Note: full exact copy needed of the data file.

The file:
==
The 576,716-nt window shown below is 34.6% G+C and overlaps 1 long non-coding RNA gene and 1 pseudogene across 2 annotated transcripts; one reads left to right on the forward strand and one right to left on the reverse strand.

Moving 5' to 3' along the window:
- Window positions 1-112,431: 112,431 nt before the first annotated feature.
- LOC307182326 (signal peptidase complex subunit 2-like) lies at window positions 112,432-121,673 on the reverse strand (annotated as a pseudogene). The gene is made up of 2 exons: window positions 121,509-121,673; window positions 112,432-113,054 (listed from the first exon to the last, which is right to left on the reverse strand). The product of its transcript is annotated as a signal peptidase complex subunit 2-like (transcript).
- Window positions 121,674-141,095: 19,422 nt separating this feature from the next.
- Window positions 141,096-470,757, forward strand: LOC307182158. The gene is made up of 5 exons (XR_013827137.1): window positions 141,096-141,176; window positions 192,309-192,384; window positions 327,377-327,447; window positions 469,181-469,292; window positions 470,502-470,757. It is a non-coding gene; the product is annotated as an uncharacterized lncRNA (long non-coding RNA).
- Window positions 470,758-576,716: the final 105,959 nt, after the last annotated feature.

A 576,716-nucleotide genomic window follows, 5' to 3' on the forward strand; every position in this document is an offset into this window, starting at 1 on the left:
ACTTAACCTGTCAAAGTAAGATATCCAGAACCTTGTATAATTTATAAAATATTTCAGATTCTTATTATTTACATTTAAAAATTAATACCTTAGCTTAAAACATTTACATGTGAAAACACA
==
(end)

The 576,716-nt window shown below is 34.6% G+C and overlaps 1 long non-coding RNA gene and 1 pseudogene across 2 annotated transcripts; one reads left to right on the forward strand and one right to left on the reverse strand.

Moving 5' to 3' along the window:
- Window positions 1-112,431: 112,431 nt before the first annotated feature.
- LOC307182326 (signal peptidase complex subunit 2-like) lies at window positions 112,432-121,673 on the reverse strand (annotated as a pseudogene). The gene is made up of 2 exons: window positions 121,509-121,673; window positions 112,432-113,054 (listed from the first exon to the last, which is right to left on the reverse strand). The product of its transcript is annotated as a signal peptidase complex subunit 2-like (transcript).
- Window positions 121,674-141,095: 19,422 nt separating this feature from the next.
- Window positions 141,096-470,757, forward strand: LOC307182158. The gene is made up of 5 exons (XR_013827137.1): window positions 141,096-141,176; window positions 192,309-192,384; window positions 327,377-327,447; window positions 469,181-469,292; window positions 470,502-470,757. It is a non-coding gene; the product is annotated as an uncharacterized lncRNA (long non-coding RNA).
- Window positions 470,758-576,716: the final 105,959 nt, after the last annotated feature.

A 576,716-nucleotide genomic window follows, 5' to 3' on the forward strand; every position in this document is an offset into this window, starting at 1 on the left:
ACTTAACCTGTCAAAGTAAGATATCCAGAACCTTGTATAATTTATAAAATATTTCAGATTCTTATTATTTACATTTAAAAATTAATACCTTAGCTTAAAACATTTACATGTGAAAACACA